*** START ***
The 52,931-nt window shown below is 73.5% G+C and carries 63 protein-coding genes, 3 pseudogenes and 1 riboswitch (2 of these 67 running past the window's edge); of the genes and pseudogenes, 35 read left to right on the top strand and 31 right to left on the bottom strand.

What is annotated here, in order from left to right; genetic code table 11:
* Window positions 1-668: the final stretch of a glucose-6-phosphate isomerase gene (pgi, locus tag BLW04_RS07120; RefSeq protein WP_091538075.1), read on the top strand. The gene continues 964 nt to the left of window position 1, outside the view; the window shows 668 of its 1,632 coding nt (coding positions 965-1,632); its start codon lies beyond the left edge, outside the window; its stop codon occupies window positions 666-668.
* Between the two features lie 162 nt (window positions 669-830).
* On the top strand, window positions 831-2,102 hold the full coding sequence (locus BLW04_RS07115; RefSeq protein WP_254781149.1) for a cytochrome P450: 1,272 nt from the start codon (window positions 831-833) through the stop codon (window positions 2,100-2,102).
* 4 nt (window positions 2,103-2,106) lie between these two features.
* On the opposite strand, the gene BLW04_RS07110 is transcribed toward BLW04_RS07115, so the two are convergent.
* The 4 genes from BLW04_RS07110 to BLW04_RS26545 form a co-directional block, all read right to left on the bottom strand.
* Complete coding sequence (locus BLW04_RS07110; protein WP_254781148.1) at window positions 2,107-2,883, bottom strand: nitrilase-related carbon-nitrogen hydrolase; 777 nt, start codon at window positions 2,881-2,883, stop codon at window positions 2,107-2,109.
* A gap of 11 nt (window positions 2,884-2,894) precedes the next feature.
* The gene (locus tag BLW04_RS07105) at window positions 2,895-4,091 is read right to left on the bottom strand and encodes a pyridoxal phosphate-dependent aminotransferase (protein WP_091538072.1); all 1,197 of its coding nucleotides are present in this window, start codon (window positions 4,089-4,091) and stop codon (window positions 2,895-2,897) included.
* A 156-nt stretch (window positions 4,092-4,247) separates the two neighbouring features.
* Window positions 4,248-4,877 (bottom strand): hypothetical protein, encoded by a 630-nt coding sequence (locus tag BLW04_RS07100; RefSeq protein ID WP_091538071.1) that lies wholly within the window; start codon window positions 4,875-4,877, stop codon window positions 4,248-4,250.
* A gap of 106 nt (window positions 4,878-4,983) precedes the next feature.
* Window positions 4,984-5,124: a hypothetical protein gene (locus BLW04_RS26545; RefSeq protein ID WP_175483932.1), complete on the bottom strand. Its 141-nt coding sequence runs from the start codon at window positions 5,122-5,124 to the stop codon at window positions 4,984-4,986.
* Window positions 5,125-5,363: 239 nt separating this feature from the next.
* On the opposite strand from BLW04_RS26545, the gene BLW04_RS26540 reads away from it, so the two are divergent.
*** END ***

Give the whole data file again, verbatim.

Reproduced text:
The 52,931-nt window shown below is 73.5% G+C and carries 63 protein-coding genes, 3 pseudogenes and 1 riboswitch (2 of these 67 running past the window's edge); of the genes and pseudogenes, 35 read left to right on the top strand and 31 right to left on the bottom strand.

What is annotated here, in order from left to right; genetic code table 11:
* Window positions 1-668: the final stretch of a glucose-6-phosphate isomerase gene (pgi, locus tag BLW04_RS07120; RefSeq protein WP_091538075.1), read on the top strand. The gene continues 964 nt to the left of window position 1, outside the view; the window shows 668 of its 1,632 coding nt (coding positions 965-1,632); its start codon lies beyond the left edge, outside the window; its stop codon occupies window positions 666-668.
* Between the two features lie 162 nt (window positions 669-830).
* On the top strand, window positions 831-2,102 hold the full coding sequence (locus BLW04_RS07115; RefSeq protein WP_254781149.1) for a cytochrome P450: 1,272 nt from the start codon (window positions 831-833) through the stop codon (window positions 2,100-2,102).
* 4 nt (window positions 2,103-2,106) lie between these two features.
* On the opposite strand, the gene BLW04_RS07110 is transcribed toward BLW04_RS07115, so the two are convergent.
* The 4 genes from BLW04_RS07110 to BLW04_RS26545 form a co-directional block, all read right to left on the bottom strand.
* Complete coding sequence (locus BLW04_RS07110; protein WP_254781148.1) at window positions 2,107-2,883, bottom strand: nitrilase-related carbon-nitrogen hydrolase; 777 nt, start codon at window positions 2,881-2,883, stop codon at window positions 2,107-2,109.
* A gap of 11 nt (window positions 2,884-2,894) precedes the next feature.
* The gene (locus tag BLW04_RS07105) at window positions 2,895-4,091 is read right to left on the bottom strand and encodes a pyridoxal phosphate-dependent aminotransferase (protein WP_091538072.1); all 1,197 of its coding nucleotides are present in this window, start codon (window positions 4,089-4,091) and stop codon (window positions 2,895-2,897) included.
* A 156-nt stretch (window positions 4,092-4,247) separates the two neighbouring features.
* Window positions 4,248-4,877 (bottom strand): hypothetical protein, encoded by a 630-nt coding sequence (locus tag BLW04_RS07100; RefSeq protein ID WP_091538071.1) that lies wholly within the window; start codon window positions 4,875-4,877, stop codon window positions 4,248-4,250.
* A gap of 106 nt (window positions 4,878-4,983) precedes the next feature.
* Window positions 4,984-5,124: a hypothetical protein gene (locus BLW04_RS26545; RefSeq protein ID WP_175483932.1), complete on the bottom strand. Its 141-nt coding sequence runs from the start codon at window positions 5,122-5,124 to the stop codon at window positions 4,984-4,986.
* Window positions 5,125-5,363: 239 nt separating this feature from the next.
* On the opposite strand from BLW04_RS26545, the gene BLW04_RS26540 reads away from it, so the two are divergent.